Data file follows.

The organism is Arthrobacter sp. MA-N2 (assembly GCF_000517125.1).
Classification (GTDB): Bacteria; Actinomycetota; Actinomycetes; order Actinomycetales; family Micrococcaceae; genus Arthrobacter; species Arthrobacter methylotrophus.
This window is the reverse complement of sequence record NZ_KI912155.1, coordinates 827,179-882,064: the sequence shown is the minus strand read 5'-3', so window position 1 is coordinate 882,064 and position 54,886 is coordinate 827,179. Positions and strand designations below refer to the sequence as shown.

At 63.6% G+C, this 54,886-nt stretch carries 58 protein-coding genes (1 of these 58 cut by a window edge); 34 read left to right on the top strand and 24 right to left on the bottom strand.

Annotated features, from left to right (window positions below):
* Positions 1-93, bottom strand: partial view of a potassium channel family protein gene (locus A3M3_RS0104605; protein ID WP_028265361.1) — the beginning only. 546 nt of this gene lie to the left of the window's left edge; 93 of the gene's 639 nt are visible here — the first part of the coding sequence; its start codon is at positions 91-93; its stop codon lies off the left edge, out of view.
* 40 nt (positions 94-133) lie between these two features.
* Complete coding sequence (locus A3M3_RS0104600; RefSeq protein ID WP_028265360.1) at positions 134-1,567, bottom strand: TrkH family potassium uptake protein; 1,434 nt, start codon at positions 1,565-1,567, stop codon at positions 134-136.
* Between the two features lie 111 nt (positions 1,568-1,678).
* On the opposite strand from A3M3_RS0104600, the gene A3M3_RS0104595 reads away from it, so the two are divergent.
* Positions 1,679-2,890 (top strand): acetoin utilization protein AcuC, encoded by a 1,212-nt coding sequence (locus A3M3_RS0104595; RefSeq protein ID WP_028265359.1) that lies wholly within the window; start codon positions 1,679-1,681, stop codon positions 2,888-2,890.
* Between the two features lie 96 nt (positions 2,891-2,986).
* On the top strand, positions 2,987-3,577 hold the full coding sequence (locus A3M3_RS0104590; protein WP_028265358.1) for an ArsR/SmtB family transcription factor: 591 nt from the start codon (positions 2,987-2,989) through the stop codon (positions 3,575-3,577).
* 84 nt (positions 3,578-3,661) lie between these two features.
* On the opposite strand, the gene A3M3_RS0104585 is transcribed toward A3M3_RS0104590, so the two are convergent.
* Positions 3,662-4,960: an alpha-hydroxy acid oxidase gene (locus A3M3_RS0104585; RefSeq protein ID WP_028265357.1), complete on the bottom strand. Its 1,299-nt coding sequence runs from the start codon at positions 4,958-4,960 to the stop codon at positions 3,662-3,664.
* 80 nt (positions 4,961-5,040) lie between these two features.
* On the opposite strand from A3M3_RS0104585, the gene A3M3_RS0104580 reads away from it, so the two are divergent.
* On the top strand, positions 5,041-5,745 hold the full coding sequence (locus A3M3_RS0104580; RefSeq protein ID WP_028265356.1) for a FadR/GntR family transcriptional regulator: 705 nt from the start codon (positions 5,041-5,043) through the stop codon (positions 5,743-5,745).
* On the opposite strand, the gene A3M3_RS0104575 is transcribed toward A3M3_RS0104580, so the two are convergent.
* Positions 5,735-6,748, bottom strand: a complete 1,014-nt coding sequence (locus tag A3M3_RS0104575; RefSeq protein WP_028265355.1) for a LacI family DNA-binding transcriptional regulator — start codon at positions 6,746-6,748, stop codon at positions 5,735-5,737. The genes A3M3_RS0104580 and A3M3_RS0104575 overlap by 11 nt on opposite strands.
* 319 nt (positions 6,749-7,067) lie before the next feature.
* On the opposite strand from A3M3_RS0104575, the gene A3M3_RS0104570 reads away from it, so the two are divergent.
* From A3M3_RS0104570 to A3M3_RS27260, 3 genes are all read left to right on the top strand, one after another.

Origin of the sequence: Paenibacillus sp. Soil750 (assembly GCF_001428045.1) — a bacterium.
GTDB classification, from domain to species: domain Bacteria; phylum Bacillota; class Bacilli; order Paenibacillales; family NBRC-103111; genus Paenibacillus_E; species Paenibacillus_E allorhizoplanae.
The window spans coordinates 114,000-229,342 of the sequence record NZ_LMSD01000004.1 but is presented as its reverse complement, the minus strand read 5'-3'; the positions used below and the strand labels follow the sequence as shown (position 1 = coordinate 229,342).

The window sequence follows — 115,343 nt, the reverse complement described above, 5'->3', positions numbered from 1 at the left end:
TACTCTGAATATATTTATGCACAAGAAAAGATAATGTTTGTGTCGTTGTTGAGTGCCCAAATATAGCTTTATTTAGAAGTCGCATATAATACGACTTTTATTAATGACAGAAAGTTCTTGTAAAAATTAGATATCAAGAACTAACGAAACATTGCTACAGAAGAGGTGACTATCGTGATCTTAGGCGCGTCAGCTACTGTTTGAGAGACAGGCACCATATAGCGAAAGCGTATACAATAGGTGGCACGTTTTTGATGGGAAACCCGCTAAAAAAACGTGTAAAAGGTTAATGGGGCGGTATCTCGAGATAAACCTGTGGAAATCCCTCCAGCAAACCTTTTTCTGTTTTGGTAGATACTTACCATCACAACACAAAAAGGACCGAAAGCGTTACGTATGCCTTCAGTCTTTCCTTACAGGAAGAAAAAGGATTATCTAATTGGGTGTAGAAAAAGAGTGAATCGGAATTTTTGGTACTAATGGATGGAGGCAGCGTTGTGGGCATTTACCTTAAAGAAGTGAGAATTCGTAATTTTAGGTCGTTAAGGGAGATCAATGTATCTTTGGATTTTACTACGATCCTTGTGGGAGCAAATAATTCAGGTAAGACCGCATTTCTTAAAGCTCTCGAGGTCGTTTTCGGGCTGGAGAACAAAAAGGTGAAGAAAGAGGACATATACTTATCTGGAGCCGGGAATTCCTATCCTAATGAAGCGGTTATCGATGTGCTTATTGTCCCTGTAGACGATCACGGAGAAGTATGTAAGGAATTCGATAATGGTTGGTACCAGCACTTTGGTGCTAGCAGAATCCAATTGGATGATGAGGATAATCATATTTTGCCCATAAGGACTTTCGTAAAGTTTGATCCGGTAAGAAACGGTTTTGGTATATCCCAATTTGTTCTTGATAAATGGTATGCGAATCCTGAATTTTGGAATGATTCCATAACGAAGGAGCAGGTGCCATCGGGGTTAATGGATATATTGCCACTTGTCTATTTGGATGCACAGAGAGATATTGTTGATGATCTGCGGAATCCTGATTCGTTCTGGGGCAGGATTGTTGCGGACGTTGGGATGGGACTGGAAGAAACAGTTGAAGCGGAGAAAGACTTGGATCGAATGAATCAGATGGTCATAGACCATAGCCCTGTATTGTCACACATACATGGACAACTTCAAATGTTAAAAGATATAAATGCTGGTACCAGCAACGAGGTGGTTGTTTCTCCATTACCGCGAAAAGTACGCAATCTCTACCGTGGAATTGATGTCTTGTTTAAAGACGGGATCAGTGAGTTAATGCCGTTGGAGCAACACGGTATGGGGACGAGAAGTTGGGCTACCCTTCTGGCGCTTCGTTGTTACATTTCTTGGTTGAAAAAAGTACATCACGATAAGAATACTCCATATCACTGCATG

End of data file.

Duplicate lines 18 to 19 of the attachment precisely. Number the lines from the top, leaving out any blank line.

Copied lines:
* On the opposite strand from A3M3_RS0104585, the gene A3M3_RS0104580 reads away from it, so the two are divergent.
* On the top strand, positions 5,041-5,745 hold the full coding sequence (locus A3M3_RS0104580; RefSeq protein ID WP_028265356.1) for a FadR/GntR family transcriptional regulator: 705 nt from the start codon (positions 5,041-5,043) through the stop codon (positions 5,743-5,745).